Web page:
Beethoven inherited the Viennese Classical tradition from Mozart and Haydn. This inheritance included a dedication to formal design, particularly to one form – the Sonata Form, with its inherent tonal conflicts and thematic contrasts – and an underlying belief that interest in music derives from following and, then, understanding the process of how ideas are worked out from the beginning to the end of a composition. Early in his career as a composer and performer Beethoven absorbed and subsequently extended all aspects of Viennese Classicism. But, shortly after the turn of the new century Beethoven began to suffer from two personal difficulties: growing deafness and an inability to sustain happy personal relationships. Both plagued him for the remainder of his life and significantly colored his career. The continuing failures of his important relationships and his growing deafness seem to correspond with his compositional style becoming markedly more personal as he grew older.
In combining the tradition of Viennese Classicism with a radically new level of personal expression, Beethoven became regarded as the dominant musical figure of the 19th Century. Every important composer who followed him acknowledged his influence on his work. The combination of the respect for his music and his continuing popularity has made him the most revered composer in the history of western music.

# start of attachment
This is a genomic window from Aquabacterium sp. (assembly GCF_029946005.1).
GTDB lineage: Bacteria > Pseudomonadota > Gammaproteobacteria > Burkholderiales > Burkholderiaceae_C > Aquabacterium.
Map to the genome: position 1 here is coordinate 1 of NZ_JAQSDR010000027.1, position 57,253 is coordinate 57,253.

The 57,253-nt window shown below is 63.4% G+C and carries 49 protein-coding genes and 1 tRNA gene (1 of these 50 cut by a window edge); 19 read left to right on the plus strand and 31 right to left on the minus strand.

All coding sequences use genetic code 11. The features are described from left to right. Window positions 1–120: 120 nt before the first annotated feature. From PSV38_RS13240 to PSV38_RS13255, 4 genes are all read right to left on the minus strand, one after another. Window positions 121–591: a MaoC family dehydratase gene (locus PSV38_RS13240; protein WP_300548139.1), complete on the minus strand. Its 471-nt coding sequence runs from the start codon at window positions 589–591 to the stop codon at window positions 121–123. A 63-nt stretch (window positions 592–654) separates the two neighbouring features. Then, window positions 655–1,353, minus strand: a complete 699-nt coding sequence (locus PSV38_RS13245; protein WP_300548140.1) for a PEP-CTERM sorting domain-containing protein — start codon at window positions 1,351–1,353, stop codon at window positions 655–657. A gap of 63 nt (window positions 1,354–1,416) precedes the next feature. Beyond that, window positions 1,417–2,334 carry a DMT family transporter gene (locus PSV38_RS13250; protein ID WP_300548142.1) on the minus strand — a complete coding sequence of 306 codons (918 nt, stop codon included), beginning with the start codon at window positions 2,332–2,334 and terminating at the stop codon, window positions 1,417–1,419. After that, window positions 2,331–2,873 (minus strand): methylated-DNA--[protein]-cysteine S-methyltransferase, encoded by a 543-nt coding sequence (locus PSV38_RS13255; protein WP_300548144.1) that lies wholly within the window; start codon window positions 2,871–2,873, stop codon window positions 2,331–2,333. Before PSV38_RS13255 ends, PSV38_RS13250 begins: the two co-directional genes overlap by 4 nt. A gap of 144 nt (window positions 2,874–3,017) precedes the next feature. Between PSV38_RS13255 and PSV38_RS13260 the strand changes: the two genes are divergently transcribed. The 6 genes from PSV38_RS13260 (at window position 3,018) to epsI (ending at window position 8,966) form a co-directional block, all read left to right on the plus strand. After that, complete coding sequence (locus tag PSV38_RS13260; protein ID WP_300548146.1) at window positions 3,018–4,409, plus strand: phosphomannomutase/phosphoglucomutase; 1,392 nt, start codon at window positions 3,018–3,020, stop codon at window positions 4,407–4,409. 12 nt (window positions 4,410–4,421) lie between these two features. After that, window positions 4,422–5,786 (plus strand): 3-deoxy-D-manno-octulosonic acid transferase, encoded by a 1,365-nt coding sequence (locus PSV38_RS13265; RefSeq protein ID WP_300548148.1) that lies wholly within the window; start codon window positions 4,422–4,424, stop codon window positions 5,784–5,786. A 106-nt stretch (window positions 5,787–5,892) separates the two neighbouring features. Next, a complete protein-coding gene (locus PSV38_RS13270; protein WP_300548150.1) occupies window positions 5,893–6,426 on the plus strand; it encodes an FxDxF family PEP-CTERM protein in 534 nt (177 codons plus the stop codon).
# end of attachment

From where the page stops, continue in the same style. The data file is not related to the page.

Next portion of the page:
Three generations of Beethoven's family were employed as musicians at the Court of the Electorate of Cologne in Bonn. This is important to remember because it places Beethoven firmly in the line of servant-musicians to the aristocracy to which his predecessors Mozart and Haydn had belonged. His father, a very undistinguished tenor singer, pianist and violinist at the Court, and an alcoholic, gave him his first lessons. Beethoven's first public performance was as an eight-year old pianist in one of his father's student recitals. He probably took additional piano lessons, organ lessons,violin and viola lessons from other musicians at the Court, but his general education extended only as far as elementary school. In 1779 Beethoven began working with his first significant teacher, the new Court Organist at Bonn, Christian Gottlob Neefe. In 1781 a newspaper article reports that Beethoven is a "boy of 11 years old and of most promising talent" and that "he plays piano very skillfully with power" and "would surely become a second Wolfgang Amadeus Mozart if he were to continue as he has begun." In 1782 he became an assistant and substitute for his teacher in the Court Orchestra and soon became harpsichordist in the Opera Orchestra, where he learned all of the popular operas of the time. In 1783 he had his first significant compositions published, Three Piano Sonatas (WoO 47).